Tag: Freedom

Called By God

Oswald Chambersby Oswald Chambers

I heard the voice of the Lord, saying: “Whom shall I send, and who will go for Us?” Then I said, “Here am I! Send me.” —Isaiah 6:8

God did not direct His call to Isaiah— Isaiah overheard God saying, “…who will go for Us?” The call of God is not just for a select few but for everyone. Whether I hear God’s call or not depends on the condition of my ears, and exactly what I hear depends upon my spiritual attitude. “Many are called, but few are chosen” (Matthew 22:14). That is, few prove that they are the chosen ones. The chosen ones are those who have come into a relationship with God through Jesus Christ and have had their spiritual condition changed and their ears opened. Then they hear “the voice of the Lord” continually asking, “…who will go for Us?” However, God doesn’t single out someone and say, “Now, you go.” He did not force His will on Isaiah. Isaiah was in the presence of God, and he overheard the call. His response, performed in complete freedom, could only be to say, “Here am I! Send me.”

Remove the thought from your mind of expecting God to come to force you or to plead with you. When our Lord called His disciples, He did it without irresistible pressure from the outside. The quiet, yet passionate, insistence of His “Follow Me” was spoken to men whose every sense was receptive (Matthew 4:19). If we will allow the Holy Spirit to bring us face to face with God, we too will hear what Isaiah heard— “the voice of the Lord.” In perfect freedom we too will say, “Here am I! Send me.”

by Oswald Chambers

 

Slaves of Righteousness

John MacArthurby John MacArthur

“But thanks be to God that though you were slaves of sin, you became obedient from the heart to that form of teaching to which you were committed, and having been freed from sin, you became slaves of righteousness” (Romans 6:17-18).

True freedom comes from being a servant of Jesus Christ.

I once knew a man who, though intellectually convinced that the gospel was true, balked at committing his life to Jesus Christ. When I asked him why, he replied, “Because I don’t want to give up my freedom.” He understood clearly that genuine saving faith requires submission to Christ’s lordship. But he was tragically deceived in thinking that non-Christians are free—they aren’t. Unbelievers are slaves to sin (John 8:34). Only Christians have true freedom (John 8:31-32)—the freedom not to sin.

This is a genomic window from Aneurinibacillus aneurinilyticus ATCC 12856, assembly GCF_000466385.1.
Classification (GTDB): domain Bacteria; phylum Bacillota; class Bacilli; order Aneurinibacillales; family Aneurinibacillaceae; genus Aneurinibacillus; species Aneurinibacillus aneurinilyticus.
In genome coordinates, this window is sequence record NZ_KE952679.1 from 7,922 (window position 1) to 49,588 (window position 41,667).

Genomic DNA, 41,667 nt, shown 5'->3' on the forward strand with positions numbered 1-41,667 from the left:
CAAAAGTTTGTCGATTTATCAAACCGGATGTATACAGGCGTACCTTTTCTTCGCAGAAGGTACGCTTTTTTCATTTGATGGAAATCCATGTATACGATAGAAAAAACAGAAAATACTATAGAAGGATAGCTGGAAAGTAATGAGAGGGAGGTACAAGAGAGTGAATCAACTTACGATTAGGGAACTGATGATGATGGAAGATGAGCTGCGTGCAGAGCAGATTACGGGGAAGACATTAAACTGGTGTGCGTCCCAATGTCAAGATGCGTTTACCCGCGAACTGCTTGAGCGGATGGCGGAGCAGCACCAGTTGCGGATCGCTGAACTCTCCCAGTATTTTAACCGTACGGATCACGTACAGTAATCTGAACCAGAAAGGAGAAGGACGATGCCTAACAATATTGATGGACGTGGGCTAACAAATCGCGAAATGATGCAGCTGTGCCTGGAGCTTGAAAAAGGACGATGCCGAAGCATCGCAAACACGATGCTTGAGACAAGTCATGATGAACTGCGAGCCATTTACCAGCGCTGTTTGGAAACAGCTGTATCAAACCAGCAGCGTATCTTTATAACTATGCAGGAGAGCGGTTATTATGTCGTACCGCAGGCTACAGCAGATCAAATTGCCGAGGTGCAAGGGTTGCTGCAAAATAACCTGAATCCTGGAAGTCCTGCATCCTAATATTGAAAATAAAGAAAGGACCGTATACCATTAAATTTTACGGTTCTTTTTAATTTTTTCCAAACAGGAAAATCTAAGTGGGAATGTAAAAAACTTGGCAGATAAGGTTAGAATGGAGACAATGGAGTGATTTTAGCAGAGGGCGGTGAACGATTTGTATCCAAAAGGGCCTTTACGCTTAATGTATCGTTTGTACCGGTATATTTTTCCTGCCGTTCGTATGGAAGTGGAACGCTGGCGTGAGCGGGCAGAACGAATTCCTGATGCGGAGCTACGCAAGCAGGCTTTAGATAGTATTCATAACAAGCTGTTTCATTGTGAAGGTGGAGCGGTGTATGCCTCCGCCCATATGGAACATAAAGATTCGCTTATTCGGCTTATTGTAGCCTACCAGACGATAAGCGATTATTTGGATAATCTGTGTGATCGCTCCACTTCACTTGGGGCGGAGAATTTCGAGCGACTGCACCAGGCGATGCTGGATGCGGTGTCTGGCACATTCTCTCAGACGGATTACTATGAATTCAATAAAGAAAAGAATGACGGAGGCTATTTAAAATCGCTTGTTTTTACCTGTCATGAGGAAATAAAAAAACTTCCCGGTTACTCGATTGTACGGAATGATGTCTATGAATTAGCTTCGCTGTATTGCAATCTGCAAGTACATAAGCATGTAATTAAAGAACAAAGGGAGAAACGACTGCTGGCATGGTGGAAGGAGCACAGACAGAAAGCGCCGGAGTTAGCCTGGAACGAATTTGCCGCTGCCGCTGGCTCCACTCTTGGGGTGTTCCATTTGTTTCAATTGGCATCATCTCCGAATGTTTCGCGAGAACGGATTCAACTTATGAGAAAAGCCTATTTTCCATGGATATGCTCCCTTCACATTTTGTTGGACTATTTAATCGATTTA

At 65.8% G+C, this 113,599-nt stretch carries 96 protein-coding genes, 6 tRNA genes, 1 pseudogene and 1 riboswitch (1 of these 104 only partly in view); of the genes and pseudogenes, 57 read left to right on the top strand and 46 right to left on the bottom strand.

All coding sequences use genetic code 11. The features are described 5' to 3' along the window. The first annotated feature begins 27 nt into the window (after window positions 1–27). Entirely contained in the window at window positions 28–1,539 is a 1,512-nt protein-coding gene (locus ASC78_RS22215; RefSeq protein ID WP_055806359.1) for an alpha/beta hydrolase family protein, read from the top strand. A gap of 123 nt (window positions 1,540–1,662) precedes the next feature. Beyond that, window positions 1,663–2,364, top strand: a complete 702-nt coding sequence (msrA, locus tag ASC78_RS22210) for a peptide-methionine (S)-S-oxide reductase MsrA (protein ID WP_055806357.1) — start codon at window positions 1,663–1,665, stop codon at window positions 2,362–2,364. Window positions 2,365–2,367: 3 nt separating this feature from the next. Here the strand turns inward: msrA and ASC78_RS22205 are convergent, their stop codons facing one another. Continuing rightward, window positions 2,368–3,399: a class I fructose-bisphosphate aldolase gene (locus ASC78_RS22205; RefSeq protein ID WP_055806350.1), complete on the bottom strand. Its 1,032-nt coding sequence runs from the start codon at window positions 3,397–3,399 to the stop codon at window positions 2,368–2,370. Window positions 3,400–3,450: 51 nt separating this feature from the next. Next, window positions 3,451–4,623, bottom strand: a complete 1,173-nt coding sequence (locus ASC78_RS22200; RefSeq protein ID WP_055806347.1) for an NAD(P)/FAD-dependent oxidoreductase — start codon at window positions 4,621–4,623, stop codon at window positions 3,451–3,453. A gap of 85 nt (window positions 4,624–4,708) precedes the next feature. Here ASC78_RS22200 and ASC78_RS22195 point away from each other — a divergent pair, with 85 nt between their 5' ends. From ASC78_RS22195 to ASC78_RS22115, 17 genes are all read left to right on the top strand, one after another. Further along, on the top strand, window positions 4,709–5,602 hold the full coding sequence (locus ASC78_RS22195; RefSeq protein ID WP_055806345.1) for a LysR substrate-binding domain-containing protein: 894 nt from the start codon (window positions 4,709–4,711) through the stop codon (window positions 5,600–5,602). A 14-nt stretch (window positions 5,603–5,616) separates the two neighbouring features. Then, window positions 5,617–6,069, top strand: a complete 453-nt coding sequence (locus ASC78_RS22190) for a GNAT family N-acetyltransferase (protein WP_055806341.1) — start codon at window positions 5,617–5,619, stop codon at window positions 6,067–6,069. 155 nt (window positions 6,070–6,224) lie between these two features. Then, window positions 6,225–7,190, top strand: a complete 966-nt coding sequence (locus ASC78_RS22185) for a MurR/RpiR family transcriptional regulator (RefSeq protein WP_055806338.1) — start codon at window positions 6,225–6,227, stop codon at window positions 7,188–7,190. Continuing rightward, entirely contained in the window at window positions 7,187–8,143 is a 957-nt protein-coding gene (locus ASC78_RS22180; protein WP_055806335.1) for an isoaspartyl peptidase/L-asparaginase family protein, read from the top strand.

Paul reminded the Roman Christians that before they were saved, they ”were slaves of sin.” The apostle’s use of the imperfect tense indicates that the Romans, like all unbelievers, had been in a continual state of slavery to sin. Every human ever born—since Adam and Eve plunged the human race into sin—has been born enslaved to sin—except of course, for Christ.

When a person comes to faith in Christ, he or she becomes “obedient from the heart” to the Lord Jesus Christ. A Christian’s initial act of obedience, repenting and believing the gospel message (Mark 1:15), is the first step in a lifelong path of obedience. In the words of the apostle Peter, Christians are those who “have in obedience to the truth purified [their] souls” (1 Peter 1:22).

Paradoxically, it’s only those who have made themselves servants of Jesus Christ who are truly free. They alone are free to do what is right; even unbelievers’ “good deeds” are sinful, since they aren’t done to glorify God. Christian liberty is not the freedom to choose to sin, but the freedom to choose not to.

Renew today your commitment to be an obedient servant of God, knowing that “you are not your own. For you have been bought with a price” (1 Cor. 6:19-20).

by John MacArthur